Maker Bionym says its Nymi wristband can ID you via your heartbeat

The makers of a new wristband claim that they can detect unique patterns in your heartbeat

Users have been able to unlock notebooks and other devices using fingerprints and other biometric methods for years now. Bionym Tuesday unveiled a wristband that the company says can identify you from your heartbeat alone.

The Nymi, as the company calls it, willl retail for less than $100, Bionym said. While users can preorder it via the Web site, it won't be delivered until 2014, the company said.

Like other biometric sensors, Bionym is pitching the Nymi as an alternative to passwords or PIN codes, allowing users to merely touch the sensor with a fingertip and "log in".

Karl Martin, the chief executive of Bionym, said via email that the key to the technology is identifying unique features within a user's electrocardiogram (ECG).

"It was actually observed over 40 years ago that ECGs had unique characteristics," Martin said. "The modern research into practical systems goes back about 10 years or so. What we do is ultimately look for the unique features in the shape of the wave that will also be permanent over time. The big breakthrough was a set of signal-processing and machine-learning algorithms that find those features reliably and to turn them into a biometric template."

How it works

The Nymi is worn on the wrist, with an embedded sensor at the top. When the user touches the sensor, the device detects and identifies the user. Martin said that the Nymi is part of a three factors of security: the unique band itself, your ECG, and a dedicated app, which will be available for  iOS, Android, Windows, and Mac OSX.

The band authenticates the user to the app via low-power Bluetooth, a company spokeswoman said. Once authenticated, the user will remain so until he or she physically moves out of range, the company said.

From an accuracy standpoint, the number of false positives--or misidentifying another person as the correct user--is effectively zero, Martin said.

"We're not putting out specific numbers just yet because they tend to be misunderstood or taken out of context,' Martin said of the Nymi's accuracy. "That being said, we've tested on over 1,000 subjects in collaboration with the University of Toronto, and we're able to achieve higher accuracy than face recognition, and accuracy that is competitive with fingerprint recognition."

Fingerprint sensors require constant reauthentication, and there's no guarantee they came from an actual person, Martin claimed. And a token can be lost or stolen, he said.

Follow TechHive on Tumblr today.

Join the CSO newsletter!

Error: Please check your email address.

Tags gadgetsconsumer electronicssecuritymobile securitybiometric security

Show Comments

Featured Whitepapers

Editor's Recommendations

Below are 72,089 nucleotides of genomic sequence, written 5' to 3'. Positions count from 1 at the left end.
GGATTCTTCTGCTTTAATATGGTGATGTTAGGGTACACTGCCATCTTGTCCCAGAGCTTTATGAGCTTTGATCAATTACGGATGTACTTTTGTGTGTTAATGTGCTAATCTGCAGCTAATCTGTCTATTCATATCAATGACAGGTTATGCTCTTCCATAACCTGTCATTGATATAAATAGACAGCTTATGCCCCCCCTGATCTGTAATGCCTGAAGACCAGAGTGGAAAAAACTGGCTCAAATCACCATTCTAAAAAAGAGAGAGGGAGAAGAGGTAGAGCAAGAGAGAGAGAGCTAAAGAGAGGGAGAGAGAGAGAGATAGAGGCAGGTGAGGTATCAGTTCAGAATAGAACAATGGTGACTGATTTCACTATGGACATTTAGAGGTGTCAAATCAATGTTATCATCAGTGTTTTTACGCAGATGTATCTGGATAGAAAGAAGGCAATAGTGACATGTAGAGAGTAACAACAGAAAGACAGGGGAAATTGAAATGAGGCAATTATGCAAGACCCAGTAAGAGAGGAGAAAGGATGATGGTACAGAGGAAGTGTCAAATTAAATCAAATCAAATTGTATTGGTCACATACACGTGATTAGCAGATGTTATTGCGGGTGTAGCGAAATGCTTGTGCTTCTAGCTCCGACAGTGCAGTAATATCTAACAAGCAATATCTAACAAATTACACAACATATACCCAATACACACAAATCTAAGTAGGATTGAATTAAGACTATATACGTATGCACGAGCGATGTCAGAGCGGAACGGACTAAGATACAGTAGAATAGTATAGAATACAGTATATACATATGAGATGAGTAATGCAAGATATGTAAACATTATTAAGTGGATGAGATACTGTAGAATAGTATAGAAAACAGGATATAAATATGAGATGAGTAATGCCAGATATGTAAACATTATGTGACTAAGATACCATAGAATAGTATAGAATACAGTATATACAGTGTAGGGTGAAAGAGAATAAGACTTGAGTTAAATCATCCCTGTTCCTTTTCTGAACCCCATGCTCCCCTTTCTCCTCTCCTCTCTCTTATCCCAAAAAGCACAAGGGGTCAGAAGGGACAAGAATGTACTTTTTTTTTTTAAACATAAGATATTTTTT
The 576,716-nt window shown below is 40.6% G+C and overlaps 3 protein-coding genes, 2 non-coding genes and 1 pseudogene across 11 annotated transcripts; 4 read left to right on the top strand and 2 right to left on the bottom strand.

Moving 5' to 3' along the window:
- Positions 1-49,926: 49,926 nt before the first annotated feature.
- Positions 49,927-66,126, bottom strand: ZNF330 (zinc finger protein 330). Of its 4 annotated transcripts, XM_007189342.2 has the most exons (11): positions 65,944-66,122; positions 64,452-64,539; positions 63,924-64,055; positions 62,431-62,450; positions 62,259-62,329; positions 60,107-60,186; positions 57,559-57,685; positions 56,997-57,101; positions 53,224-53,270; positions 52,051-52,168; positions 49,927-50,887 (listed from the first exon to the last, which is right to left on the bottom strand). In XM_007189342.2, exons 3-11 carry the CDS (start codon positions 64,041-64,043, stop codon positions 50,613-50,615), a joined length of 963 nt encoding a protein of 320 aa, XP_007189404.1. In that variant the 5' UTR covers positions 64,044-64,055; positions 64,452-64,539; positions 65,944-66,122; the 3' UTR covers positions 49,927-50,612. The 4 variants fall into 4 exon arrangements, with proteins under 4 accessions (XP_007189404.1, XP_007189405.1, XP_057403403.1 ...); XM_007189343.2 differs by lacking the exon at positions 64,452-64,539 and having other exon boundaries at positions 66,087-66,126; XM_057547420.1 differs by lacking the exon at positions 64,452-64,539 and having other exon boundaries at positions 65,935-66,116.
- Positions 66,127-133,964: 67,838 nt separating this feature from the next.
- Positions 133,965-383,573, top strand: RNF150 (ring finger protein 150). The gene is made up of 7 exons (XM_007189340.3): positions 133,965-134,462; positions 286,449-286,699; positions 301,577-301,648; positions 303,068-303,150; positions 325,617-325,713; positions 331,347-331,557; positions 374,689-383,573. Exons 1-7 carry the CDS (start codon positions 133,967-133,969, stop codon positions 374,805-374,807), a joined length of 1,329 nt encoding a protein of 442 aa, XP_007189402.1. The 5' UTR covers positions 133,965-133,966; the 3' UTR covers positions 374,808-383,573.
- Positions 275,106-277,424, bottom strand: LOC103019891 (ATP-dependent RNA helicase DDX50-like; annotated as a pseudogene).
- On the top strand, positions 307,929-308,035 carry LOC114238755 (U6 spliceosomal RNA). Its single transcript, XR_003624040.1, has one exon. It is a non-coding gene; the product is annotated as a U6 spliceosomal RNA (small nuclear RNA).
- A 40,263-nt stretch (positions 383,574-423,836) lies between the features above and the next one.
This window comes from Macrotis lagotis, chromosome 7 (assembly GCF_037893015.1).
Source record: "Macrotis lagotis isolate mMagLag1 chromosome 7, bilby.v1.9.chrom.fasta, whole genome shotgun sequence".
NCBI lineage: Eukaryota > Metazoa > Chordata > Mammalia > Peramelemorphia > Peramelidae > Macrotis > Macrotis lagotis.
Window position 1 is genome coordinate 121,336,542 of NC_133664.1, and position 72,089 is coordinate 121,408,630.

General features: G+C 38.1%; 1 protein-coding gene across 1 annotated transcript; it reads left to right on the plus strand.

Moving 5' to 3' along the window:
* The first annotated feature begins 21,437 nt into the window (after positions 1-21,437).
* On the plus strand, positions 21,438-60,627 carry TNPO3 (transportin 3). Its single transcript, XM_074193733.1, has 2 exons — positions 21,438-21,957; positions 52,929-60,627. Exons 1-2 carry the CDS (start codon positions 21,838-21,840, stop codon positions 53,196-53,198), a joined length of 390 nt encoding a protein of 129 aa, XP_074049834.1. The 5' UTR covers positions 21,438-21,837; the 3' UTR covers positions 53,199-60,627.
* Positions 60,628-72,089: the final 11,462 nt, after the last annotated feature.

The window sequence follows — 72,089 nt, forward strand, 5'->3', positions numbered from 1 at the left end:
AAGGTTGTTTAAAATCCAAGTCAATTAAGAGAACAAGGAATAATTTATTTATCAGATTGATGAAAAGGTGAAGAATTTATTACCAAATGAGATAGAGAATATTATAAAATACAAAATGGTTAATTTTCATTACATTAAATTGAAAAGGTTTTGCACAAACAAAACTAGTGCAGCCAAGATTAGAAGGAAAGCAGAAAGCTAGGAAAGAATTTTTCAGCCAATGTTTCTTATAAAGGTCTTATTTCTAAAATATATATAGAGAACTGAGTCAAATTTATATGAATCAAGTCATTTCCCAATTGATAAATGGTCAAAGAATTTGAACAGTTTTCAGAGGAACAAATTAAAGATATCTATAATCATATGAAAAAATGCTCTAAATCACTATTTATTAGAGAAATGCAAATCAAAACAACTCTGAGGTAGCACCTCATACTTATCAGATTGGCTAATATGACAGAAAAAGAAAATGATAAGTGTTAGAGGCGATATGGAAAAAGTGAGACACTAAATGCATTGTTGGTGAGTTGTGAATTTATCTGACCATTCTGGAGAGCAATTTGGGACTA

Solution Centres

Stories by Mark Hachman

Latest Videos

  • 150x50

    CSO Webinar: Will your data protection strategy be enough when disaster strikes?

    Speakers: - Paul O’Connor, Engagement leader - Performance Audit Group, Victorian Auditor-General’s Office (VAGO) - Nigel Phair, Managing Director, Centre for Internet Safety - Joshua Stenhouse, Technical Evangelist, Zerto - Anthony Caruana, CSO MC & Moderator

    Play Video

  • 150x50

    CSO Webinar: The Human Factor - Your people are your biggest security weakness

    ​Speakers: David Lacey, Researcher and former CISO Royal Mail David Turner - Global Risk Management Expert Mark Guntrip - Group Manager, Email Protection, Proofpoint

    Play Video

  • 150x50

    CSO Webinar: Current ransomware defences are failing – but machine learning can drive a more proactive solution

    Speakers • Ty Miller, Director, Threat Intelligence • Mark Gregory, Leader, Network Engineering Research Group, RMIT • Jeff Lanza, Retired FBI Agent (USA) • Andy Solterbeck, VP Asia Pacific, Cylance • David Braue, CSO MC/Moderator What to expect: ​Hear from industry experts on the local and global ransomware threat landscape. Explore a new approach to dealing with ransomware using machine-learning techniques and by thinking about the problem in a fundamentally different way. Apply techniques for gathering insight into ransomware behaviour and find out what elements must go into a truly effective ransomware defence. Get a first-hand look at how ransomware actually works in practice, and how machine-learning techniques can pick up on its activities long before your employees do.

    Play Video

  • 150x50

    CSO Webinar: Get real about metadata to avoid a false sense of security

    Speakers: • Anthony Caruana – CSO MC and moderator • Ian Farquhar, Worldwide Virtual Security Team Lead, Gigamon • John Lindsay, Former CTO, iiNet • Skeeve Stevens, Futurist, Future Sumo • David Vaile - Vice chair of APF, Co-Convenor of the Cyberspace Law And Policy Community, UNSW Law Faculty This webinar covers: - A 101 on metadata - what it is and how to use it - Insight into a typical attack, what happens and what we would find when looking into the metadata - How to collect metadata, use this to detect attacks and get greater insight into how you can use this to protect your organisation - Learn how much raw data and metadata to retain and how long for - Get a reality check on how you're using your metadata and if this is enough to secure your organisation

    Play Video

  • 150x50

    CSO Webinar: How banking trojans work and how you can stop them

    CSO Webinar: How banking trojans work and how you can stop them Featuring: • John Baird, Director of Global Technology Production, Deutsche Bank • Samantha Macleod, GM Cyber Security, ME Bank • Sherrod DeGrippo, Director of Emerging Threats, Proofpoint (USA)

    Play Video

More videos

Blog Posts

Market Place